Jump to content
Product Design Forums

Treasurebox
Sign in to follow this  
roelontwerpt

Skimmer Ground Effect Plane

Recommended Posts

Here a update, after a long time..

I've been in contact with different experts and the design has been improved on aero- and hydro-dynamics. The most important improvement is that on the manufacturability. It now uses a single engine and more stock parts can be used. The outer part of the wings are detachable for easy transport. The craft is still steered by shifting your body weight and moving the tail flaps.

 

post-1434-1233688320.jpg

post-1434-1233688331.jpg

post-1434-1233688341.jpg

post-1434-1233688349.jpg

Share this post


Link to post
Share on other sites
Guest csven

What airfoil shapes are you using?

 

Where are the control surfaces?

 

Why are transitions so sharp/discontinuous?

 

Why is there a grill in front of the ducted fan?

 

I'm not seeing the manufacturability improvements. Do you have an exploded view?

 

Where do you think the cg is located?

 

How are the control systems operated? Can you explain how a person uses this?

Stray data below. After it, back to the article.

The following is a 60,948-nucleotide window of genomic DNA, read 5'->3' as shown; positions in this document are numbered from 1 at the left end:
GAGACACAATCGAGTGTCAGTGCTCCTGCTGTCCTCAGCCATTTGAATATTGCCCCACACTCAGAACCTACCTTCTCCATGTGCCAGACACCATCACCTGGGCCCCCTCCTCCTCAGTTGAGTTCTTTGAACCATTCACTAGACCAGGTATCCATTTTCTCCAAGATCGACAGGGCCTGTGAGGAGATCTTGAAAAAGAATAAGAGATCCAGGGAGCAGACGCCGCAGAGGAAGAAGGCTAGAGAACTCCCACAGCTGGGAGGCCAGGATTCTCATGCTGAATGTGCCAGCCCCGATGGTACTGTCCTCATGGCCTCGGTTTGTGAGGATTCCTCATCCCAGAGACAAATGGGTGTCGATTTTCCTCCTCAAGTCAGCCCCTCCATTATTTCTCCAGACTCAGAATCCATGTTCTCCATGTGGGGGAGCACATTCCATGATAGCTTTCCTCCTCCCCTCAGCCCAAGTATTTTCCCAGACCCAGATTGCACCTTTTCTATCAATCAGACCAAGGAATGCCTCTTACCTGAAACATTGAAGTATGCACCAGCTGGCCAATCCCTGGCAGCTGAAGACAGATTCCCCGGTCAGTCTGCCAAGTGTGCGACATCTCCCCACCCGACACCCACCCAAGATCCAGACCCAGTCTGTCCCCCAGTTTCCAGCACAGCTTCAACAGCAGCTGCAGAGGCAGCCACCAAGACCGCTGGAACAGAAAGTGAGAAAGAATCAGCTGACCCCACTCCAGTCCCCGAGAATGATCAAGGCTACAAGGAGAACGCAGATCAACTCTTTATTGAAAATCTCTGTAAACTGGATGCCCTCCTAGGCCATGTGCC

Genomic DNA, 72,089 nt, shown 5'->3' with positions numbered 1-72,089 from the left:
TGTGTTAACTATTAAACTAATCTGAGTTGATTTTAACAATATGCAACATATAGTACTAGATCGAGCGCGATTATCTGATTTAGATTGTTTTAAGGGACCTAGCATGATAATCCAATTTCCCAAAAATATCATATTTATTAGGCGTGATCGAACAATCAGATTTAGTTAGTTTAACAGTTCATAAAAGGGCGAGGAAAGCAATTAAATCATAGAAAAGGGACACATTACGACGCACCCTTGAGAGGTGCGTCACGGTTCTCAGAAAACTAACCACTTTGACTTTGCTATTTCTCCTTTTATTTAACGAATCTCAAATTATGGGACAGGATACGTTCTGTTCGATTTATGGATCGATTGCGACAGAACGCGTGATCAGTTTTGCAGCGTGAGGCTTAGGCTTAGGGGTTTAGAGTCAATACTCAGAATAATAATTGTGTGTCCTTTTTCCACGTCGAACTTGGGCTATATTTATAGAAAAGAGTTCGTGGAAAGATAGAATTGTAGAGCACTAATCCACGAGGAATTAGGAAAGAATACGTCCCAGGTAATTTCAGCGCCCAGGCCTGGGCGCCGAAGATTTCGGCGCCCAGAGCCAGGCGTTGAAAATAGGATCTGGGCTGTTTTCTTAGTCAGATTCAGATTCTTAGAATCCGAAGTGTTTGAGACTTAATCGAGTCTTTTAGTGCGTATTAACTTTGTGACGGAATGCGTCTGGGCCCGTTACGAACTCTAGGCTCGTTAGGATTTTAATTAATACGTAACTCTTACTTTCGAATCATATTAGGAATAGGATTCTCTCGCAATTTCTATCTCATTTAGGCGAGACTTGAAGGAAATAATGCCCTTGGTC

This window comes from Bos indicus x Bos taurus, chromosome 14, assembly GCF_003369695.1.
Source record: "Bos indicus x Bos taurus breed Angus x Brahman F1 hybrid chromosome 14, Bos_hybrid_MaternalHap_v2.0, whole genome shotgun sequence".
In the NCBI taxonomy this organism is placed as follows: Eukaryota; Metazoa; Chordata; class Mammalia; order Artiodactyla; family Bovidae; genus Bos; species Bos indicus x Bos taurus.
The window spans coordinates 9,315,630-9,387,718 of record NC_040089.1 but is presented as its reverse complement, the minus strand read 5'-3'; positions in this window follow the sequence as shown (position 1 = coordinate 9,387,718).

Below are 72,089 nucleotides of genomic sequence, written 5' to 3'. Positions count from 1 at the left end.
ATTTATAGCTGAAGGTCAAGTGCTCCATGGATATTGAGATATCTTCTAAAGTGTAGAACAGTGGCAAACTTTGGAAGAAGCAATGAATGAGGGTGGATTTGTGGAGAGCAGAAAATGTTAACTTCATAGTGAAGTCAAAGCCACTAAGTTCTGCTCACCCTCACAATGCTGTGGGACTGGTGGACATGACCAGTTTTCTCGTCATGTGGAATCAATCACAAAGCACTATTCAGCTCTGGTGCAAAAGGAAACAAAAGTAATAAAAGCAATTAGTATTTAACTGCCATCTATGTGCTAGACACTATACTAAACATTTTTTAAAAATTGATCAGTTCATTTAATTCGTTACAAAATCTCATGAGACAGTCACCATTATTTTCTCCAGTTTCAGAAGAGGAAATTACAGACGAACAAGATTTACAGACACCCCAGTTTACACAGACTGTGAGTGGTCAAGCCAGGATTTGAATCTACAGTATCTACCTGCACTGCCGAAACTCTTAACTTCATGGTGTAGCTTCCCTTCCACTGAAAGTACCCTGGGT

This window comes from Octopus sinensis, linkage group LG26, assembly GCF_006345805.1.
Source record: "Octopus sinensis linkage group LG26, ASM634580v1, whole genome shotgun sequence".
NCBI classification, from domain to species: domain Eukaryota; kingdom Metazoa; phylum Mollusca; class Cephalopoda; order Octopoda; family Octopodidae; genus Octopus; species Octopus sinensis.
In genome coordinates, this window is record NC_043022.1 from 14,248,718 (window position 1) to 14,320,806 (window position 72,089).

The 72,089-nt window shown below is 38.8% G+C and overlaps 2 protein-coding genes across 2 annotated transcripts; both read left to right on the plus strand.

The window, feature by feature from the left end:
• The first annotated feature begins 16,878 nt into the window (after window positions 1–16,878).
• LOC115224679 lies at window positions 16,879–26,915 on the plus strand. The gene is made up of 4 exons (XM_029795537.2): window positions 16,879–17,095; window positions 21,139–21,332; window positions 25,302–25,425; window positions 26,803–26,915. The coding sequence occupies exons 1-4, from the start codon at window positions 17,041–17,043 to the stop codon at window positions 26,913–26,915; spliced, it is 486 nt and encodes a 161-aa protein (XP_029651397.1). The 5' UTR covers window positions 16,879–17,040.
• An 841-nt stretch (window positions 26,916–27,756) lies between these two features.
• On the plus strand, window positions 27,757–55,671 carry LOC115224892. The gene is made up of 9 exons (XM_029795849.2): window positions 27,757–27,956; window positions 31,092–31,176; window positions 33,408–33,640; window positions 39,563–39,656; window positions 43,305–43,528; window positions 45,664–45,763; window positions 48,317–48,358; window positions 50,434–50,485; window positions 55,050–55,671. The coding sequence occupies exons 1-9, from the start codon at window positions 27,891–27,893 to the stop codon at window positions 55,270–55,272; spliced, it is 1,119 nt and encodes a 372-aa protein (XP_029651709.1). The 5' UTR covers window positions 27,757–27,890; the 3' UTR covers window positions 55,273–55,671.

-

 

Though it's a nice start, from the looks of it I'd say you're far from finished.

Share this post


Link to post
Share on other sites

although it is great to see you have been consulting professionals to iron out the manufacturing and dynamics issues related to this, it seems to have lost its sleekness somewhere along the way . . . it seems to be becoming much more of an "engineered" thing rather than a beautifully design craft

 

i think this has a lot of potential but first of all you really need to add just a bit a thickness to your surfaces . . . what appears to only be about .25" thick wall thicknesses really take away from its realism

 

I think if you could incorporate a bit more of the aesthetics of the first one and combine it with the second one then you'd have a winner

 

just make sure to give it a really attractive "face" to help give the front a bit more or a sporty look (look at the surfaceing on seadoo's and boats for inspiration) because right now its still looks a bit like and engineering prototype rather than a production ready design

 

all in all an awesome design though! I would really like to see something like this in production

Share this post


Link to post
Share on other sites
Guest csven